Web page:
With console games and music - it's the CD/DVD you are buying, with the data/music on it - not the code/music itself - similar to a book - you buy the paper - but you don't 'own' the words written on it. Technically - computer software is exactly the same - except the data needs to be copied first for it to work - not only that - but it gets copied to fixed writable media... This 'copy' is still protected by copyright law - but because it's on writable media, they feel they need to have some extra 'protection', to stop it being copied, and it's also vulnerable to being affected by other factors aswell - and if you lose the disk that it needs, then you're in trouble - which is pointless - if 'technically' it dosen't need much effort to make it not need it.

The REALLY funny thing about all of this - is that regardless of how and why all this is done, for profit/control/anti-piracy etc. - there's a BETTER system to use - one which is, and has been used for computer software for as long as it's existed - it's called LISCENSING...

Now, I know that most software comes with 'End User Liscense Agreements' etc. but the fact is, in most places - (for some reason it's not the case in California? (poor them)) - there should be no reason why they are binding - (except for a few cases - mainly MMORPG's using credit cards etc.) - for one main reason... Liscenses are not owned by computers etc. - but PEOPLE. If you don't know WHO the liscensee is, then it isn't liscensed. Likewise - if you haven't personally agreed to (signed etc.) a liscense agreement, then I don't see how it can be binding...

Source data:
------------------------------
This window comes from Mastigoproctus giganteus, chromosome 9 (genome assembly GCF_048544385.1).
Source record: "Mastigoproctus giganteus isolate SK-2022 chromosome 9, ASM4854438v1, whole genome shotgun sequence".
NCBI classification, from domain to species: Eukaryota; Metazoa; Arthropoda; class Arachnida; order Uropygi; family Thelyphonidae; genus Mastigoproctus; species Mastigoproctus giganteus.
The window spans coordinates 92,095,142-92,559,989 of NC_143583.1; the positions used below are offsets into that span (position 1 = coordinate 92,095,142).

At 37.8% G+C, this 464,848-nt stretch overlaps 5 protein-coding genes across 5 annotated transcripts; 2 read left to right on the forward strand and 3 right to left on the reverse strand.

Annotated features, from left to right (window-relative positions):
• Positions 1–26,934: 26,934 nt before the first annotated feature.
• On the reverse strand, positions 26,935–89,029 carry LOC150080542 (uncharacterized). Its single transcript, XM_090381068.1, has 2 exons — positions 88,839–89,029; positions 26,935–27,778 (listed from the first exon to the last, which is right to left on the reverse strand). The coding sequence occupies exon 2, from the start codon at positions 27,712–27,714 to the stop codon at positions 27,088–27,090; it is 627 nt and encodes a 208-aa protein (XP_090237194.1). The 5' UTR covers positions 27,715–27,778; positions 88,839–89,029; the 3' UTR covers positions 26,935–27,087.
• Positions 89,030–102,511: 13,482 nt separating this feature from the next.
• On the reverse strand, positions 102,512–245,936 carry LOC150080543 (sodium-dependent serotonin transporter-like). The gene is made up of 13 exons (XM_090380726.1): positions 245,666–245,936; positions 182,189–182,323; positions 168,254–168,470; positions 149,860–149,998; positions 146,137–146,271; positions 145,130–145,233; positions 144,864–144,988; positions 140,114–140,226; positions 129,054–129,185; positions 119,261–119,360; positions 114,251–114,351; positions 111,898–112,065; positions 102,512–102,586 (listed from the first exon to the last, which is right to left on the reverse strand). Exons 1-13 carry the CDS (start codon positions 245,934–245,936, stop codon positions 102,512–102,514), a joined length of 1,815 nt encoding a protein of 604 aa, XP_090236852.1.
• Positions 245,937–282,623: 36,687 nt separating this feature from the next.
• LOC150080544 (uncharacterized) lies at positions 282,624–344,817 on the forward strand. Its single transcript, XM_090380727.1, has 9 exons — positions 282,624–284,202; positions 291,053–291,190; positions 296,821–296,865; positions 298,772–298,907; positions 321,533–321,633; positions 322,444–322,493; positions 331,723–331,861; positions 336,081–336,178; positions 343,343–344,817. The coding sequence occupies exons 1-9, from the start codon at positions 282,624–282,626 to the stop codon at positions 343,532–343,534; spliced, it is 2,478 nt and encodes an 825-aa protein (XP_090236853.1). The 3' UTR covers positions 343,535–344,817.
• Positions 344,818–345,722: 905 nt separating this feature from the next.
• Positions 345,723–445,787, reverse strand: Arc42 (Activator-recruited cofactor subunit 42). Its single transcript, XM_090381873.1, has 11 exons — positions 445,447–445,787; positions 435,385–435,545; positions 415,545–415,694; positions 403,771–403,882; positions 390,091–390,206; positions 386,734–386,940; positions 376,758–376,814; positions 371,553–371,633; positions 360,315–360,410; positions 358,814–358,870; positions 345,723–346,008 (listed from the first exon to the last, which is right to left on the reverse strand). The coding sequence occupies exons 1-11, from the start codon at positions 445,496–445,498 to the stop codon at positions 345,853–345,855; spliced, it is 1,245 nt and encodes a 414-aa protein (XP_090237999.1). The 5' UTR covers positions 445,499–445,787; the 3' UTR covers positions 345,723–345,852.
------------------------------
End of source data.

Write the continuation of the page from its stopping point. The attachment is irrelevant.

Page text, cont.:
The only problem with a liscensing system is the infrastructure needed to support it - but if this was done as a standard, on a national level - it probably wouldn't take that long to pay for itself...

The upsides for the industry, once such as system was in place, is that piracy could be dealt with very easily - since you'd be able to trace whose copy it is which has been 'pirated' - (and therefore know who to sue) - developing download systems etc. should be pretty easy too - since the only 'anti-piracy' system needed is a way of (deep) linking that copy with the person who's bought the liscense.. Also - there would be a standard EULA, which this time WOULD be legally binding - though some companies may add a few things - (for better or worse) - to the EULA - I could imagine a 'standard' EULA sticker or something, lol.

Of course - the upsides for the consumer, is simple - no Copy Protection/DRM etc. - since it would be illegal - you've bought a liscense to use the code itself - not the media it came on/is installed to - and, at least in this country - the liscense lasts for the lifetime of the liscensee, (unless otherwise agreed), so being able to make back-ups is not just a good idea - it should be mandatory...